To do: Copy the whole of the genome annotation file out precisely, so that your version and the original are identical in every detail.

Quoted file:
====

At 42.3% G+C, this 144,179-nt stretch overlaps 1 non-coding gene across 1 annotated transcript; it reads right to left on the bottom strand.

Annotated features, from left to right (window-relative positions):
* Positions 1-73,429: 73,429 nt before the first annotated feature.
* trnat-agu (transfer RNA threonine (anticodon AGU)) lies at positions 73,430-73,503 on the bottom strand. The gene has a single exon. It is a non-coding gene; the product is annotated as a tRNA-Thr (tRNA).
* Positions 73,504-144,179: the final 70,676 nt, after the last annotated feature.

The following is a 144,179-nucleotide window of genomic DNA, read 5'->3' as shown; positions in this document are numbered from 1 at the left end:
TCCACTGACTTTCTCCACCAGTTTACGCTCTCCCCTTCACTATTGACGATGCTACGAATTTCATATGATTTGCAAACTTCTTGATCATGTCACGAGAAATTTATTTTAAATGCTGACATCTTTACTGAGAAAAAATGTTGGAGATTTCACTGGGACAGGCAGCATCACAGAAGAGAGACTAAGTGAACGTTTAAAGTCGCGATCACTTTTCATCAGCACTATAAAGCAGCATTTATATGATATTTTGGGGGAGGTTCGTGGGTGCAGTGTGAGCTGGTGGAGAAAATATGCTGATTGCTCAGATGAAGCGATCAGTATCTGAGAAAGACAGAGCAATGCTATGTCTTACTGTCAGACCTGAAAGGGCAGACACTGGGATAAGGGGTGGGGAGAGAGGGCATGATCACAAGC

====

At 42.3% G+C, this 144,179-nt stretch overlaps 1 non-coding gene across 1 annotated transcript; it reads right to left on the bottom strand.

Annotated features, from left to right (window-relative positions):
* Positions 1-73,429: 73,429 nt before the first annotated feature.
* trnat-agu (transfer RNA threonine (anticodon AGU)) lies at positions 73,430-73,503 on the bottom strand. The gene has a single exon. It is a non-coding gene; the product is annotated as a tRNA-Thr (tRNA).
* Positions 73,504-144,179: the final 70,676 nt, after the last annotated feature.

The following is a 144,179-nucleotide window of genomic DNA, read 5'->3' as shown; positions in this document are numbered from 1 at the left end:
TCCACTGACTTTCTCCACCAGTTTACGCTCTCCCCTTCACTATTGACGATGCTACGAATTTCATATGATTTGCAAACTTCTTGATCATGTCACGAGAAATTTATTTTAAATGCTGACATCTTTACTGAGAAAAAATGTTGGAGATTTCACTGGGACAGGCAGCATCACAGAAGAGAGACTAAGTGAACGTTTAAAGTCGCGATCACTTTTCATCAGCACTATAAAGCAGCATTTATATGATATTTTGGGGGAGGTTCGTGGGTGCAGTGTGAGCTGGTGGAGAAAATATGCTGATTGCTCAGATGAAGCGATCAGTATCTGAGAAAGACAGAGCAATGCTATGTCTTACTGTCAGACCTGAAAGGGCAGACACTGGGATAAGGGGTGGGGAGAGAGGGCATGATCACAAGC